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What Is USB? – Definition, Types, And More

Definition USB

One connection for all PC devices … this is the idea behind the USB standard. Surely you will be interested in knowing its main characteristics, how it works, and what types you can find.

As you know, before, there were many different connections on the PC, for example, for the mouse, keyboard, webcam, and printer. With the 1998 introduction of USB (Universal Serial Bus), the PC received a suitable connector for everything except displays and network cables.

Also read: What is Wireless? – Definition, Types, And More

Advantages

Convenient: you can connect and disconnect devices without turning off the PC.

Fast: with USB 3.1, data is transferred up to 1,250 MB / s.

As a charger: USB can power or charge devices, such as mobile terminals.

Are there different types of USB?

Yes, there are. Depending on the USB version, there are different transfer speeds. And depending on the device, additional connectors are also used.

These are the USB connectors out there.

Type A: This connector is commonly found on computers and hubs.

Type B: Large devices such as printers or scanners often use this connector.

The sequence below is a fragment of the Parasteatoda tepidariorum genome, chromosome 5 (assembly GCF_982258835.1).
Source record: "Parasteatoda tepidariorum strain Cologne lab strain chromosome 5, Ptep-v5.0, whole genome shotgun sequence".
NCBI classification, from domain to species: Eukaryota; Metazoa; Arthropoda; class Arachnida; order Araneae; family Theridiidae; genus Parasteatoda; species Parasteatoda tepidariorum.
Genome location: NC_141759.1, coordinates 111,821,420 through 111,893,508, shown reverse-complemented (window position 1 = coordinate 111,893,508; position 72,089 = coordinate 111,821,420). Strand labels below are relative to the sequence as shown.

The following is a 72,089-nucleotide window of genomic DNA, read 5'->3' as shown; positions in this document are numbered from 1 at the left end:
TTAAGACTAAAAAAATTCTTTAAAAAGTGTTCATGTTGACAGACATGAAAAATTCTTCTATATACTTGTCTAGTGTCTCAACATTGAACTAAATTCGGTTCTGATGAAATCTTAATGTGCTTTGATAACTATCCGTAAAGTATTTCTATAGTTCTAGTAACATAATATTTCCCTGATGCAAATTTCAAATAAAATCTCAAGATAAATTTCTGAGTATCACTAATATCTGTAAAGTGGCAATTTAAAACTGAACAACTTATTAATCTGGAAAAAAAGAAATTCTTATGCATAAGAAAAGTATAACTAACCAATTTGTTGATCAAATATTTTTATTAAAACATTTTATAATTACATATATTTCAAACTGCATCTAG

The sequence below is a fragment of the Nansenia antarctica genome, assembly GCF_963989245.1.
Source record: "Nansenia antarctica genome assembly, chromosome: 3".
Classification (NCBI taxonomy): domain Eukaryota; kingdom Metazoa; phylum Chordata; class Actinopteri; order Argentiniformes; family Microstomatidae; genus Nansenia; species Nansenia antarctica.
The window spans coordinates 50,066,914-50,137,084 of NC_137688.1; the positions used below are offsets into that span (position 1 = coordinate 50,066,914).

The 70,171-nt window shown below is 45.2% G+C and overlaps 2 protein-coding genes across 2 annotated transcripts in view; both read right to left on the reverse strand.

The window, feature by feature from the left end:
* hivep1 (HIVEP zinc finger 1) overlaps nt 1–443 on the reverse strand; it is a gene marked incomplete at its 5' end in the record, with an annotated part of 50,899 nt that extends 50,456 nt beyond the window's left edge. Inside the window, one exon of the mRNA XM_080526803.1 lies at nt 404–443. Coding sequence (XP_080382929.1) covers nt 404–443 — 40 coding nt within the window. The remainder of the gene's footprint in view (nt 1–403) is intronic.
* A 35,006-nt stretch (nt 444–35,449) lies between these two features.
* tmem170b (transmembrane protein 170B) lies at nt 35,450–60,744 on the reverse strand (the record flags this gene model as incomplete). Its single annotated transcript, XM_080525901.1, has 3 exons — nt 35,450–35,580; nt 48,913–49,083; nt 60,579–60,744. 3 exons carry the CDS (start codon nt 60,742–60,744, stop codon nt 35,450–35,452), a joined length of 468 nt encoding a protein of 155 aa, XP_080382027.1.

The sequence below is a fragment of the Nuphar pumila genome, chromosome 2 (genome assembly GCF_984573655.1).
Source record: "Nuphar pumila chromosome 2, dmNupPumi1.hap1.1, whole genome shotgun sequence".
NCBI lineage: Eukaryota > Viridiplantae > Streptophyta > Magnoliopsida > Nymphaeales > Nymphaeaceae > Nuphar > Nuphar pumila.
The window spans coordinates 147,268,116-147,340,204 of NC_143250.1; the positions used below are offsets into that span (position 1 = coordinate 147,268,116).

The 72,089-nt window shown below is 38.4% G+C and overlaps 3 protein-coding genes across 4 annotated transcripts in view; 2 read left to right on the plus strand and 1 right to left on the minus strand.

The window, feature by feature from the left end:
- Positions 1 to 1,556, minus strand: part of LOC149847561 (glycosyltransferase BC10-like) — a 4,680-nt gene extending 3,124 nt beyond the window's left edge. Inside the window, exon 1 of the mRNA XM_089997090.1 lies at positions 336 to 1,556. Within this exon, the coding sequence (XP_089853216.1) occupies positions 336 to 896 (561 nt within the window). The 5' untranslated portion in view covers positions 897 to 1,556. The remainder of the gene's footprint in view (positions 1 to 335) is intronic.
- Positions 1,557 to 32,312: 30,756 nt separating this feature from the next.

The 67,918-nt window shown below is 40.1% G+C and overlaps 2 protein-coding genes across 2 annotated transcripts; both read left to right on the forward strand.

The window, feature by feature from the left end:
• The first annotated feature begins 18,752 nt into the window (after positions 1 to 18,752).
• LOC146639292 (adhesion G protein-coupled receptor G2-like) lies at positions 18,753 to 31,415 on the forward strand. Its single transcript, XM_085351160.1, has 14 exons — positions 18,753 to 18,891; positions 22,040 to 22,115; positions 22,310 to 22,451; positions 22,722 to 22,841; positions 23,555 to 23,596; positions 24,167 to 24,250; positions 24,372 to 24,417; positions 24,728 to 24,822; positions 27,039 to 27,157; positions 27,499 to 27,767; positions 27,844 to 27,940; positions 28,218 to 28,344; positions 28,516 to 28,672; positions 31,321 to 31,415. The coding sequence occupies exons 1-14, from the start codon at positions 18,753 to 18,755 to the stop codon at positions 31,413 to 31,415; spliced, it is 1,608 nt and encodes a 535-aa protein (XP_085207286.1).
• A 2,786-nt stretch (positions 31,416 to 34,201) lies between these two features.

Mini-USB: The somewhat older compact [USB] devices. For example, digital cameras often have Mini [USB] connectors.

Micro-USB: It is smaller than the Mini [USB] connector and is used mainly in mobile phones.

So will USB 3.1

The new “SuperSpeed ​​USB” standard sends data over cables with up to 1,250 MB / s. Computers with [USB] 3.0 ports will be able to adapt to [USB] 3.1 with firmware updates. However, the first 3.1 devices are announced for the end of 2014. This new version also needs new cables. [USB] 3.1 models will continue to work with “old” devices but at their original speed.

Other connections

Thunderbolt: With up to 1,250 MB / s, Thunderbolt is already as fast as the new [USB] 3.1 standard. At the end of 2013, the latest version 2 is expected, which will transfer data up to 2,500 MB / s. But you can only find this connector in very few laptops, such as the new MacBook. Accessories are very scarce.

eSATA: The SATA connector for internal hard drives also exists as an external eSATA variant, with transfer rates of up to 600MB / s. ESATA connections are not very common.

FireWire: It is a connector for digital video cameras and external hard drives. The current version of FireWire S3200 is somewhat slower (400MB / s) than [USB] 3.0. FireWire only plays a small role in the Mac world today.

USB in figures

Products with [USB] 1.0 technology, developed in 1996, did not hit stores. There are nine wires in [USB] 3.0 cables, five more than in [USB] 2.0. [USB] 3.0 supplies 900 mA of current, [USB] 2.0 only 500 mA.

Also read: What is Bluetooth? – Definition, Uses, And More

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